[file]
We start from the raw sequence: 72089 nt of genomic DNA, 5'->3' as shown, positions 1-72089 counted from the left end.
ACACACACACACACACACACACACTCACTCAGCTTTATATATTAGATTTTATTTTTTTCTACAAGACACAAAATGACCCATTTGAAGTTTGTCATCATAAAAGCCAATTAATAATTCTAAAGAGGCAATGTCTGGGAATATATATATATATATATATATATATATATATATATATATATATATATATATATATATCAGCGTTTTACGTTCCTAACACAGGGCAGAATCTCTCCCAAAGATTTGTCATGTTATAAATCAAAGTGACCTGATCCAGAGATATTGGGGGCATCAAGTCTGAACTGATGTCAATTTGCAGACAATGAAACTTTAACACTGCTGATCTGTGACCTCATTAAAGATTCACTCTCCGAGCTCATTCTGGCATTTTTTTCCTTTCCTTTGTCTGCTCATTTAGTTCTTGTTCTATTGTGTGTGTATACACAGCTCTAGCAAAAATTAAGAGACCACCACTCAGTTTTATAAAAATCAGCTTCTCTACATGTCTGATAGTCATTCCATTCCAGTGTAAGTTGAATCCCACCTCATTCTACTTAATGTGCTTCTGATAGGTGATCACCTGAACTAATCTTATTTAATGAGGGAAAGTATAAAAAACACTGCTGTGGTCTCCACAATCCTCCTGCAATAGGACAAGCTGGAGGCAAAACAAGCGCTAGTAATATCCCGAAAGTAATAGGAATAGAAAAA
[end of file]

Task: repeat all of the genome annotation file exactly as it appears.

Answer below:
We start from the raw sequence: 72089 nt of genomic DNA, 5'->3' as shown, positions 1-72089 counted from the left end.
ACACACACACACACACACACACACTCACTCAGCTTTATATATTAGATTTTATTTTTTTCTACAAGACACAAAATGACCCATTTGAAGTTTGTCATCATAAAAGCCAATTAATAATTCTAAAGAGGCAATGTCTGGGAATATATATATATATATATATATATATATATATATATATATATATATATATATATATATCAGCGTTTTACGTTCCTAACACAGGGCAGAATCTCTCCCAAAGATTTGTCATGTTATAAATCAAAGTGACCTGATCCAGAGATATTGGGGGCATCAAGTCTGAACTGATGTCAATTTGCAGACAATGAAACTTTAACACTGCTGATCTGTGACCTCATTAAAGATTCACTCTCCGAGCTCATTCTGGCATTTTTTTCCTTTCCTTTGTCTGCTCATTTAGTTCTTGTTCTATTGTGTGTGTATACACAGCTCTAGCAAAAATTAAGAGACCACCACTCAGTTTTATAAAAATCAGCTTCTCTACATGTCTGATAGTCATTCCATTCCAGTGTAAGTTGAATCCCACCTCATTCTACTTAATGTGCTTCTGATAGGTGATCACCTGAACTAATCTTATTTAATGAGGGAAAGTATAAAAAACACTGCTGTGGTCTCCACAATCCTCCTGCAATAGGACAAGCTGGAGGCAAAACAAGCGCTAGTAATATCCCGAAAGTAATAGGAATAGAAAAA